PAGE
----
Android contains several APIs that hold resources back. They need to be released before closing the current Activity or any other UI part. Doing things the old way, you are responsible for releasing these resources at the end of each activity. With complex tasks, it becomes quite hard to keep track of all of these resources. It is even more complicated when you use them in asynchronous tasks. A small programming overhead will eliminate this problem by replacing the async tasks with Rx streams and scheduling them on the background threads. So, Rx wrappers will ease thread handling. Here is how I use Rx wrappers to make them as awesome as possible:
Some Android Projects might require high or low level media processing. This article rounds up a few useful libraries, like FFmpeg, MP4Parser, Intel Media for Mobile, etc. All the libraries have both pros and cons. You need to carefully consider, according to your initial target API-s, devices, and specification, which one you’ll use . I won’t go into too much detail, the article’s main purpose is to help you decide which lib fits best for a given issue. The selected library or libraries can have great effect on the size of your final application, and will also affect the code complexity and amounts of future maintenance.
Logging is essential during development. Therefore, the Android SDK provides the public with a default logger. It is easy to use: we can add tags and also separate logs by different levels.
The SDK’s defult logger is not bad and it’s enough for the basics. But hopefully developers think logging should result in far more than just the basics.
At Wanari, we usually prefer native Android & iOS development and my colleagues have recently written quite a few articles on these topics. However, as a web developer, cross-platform mobile app development options stand closer to my heart. In this article, I provide an example for creating a custom Cordova plugin. Cordova is a […]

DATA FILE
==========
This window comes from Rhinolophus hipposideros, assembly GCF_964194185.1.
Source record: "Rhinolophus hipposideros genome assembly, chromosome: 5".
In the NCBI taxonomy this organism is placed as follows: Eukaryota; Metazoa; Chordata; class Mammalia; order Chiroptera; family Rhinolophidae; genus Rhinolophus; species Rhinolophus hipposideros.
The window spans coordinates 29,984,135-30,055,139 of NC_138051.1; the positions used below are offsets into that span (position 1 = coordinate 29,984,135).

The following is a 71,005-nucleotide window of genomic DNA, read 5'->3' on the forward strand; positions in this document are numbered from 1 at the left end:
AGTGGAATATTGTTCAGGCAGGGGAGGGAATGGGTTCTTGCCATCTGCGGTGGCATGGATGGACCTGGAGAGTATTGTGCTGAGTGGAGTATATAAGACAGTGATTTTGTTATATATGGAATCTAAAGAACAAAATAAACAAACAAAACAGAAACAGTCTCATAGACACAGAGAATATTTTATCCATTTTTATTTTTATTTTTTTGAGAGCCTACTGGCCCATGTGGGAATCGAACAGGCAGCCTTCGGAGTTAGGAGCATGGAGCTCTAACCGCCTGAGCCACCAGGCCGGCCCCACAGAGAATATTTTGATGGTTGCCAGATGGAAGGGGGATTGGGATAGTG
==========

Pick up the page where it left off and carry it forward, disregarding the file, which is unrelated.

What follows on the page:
Introduction to the new Android ConstraintLayout
ConstraintLayout is a new Android layout type presented at the Google IO. It has several new features including a new Layout Editor built in the new Android Studio. (currently on the Canary channel v2.2 Preview 2) The reason for this new layout is to reduce the view hierarchy’s depth and complexity. By using ConstraintLayout, you can optimize and speed up the UI rendering phase of your application. It is compatible with all the currently available Views and ViewGroups and it is part of the Android Support Library. It works down to API level 9.
If you are a budding mobile (iOS or Android) developer, this could be a good place to start with your first release, but if you are a seasoned veteran, maybe this can widen your knowledge or even show you a few new ways worth trying.
If you let a version of your app out of your hand, you will know nothing about it – just bad reviews in the AppStore or on Google Play, but not a single detail you can rely on. This makes crashlogs a must have kit. I recommend you add crashlogs not only to the release versions of your app, but before the first alpha tests.
Your tests will transform into a meaningful report, not just “Something went wrong here and here…”.
Previously, there was one catch-all solution for crash reports, BugSense. But now there are far more, some are even integrated into beta test systems, like Fabric and many others.
The purpose of the article is to demonstrate a method on how to extend the capabilities of the Google Maps API on Android devices. Basically, Google Maps can render only a limited number of markers over the map, let’s say a few thousand, but with larger numbers it will start to lag and will ruin […]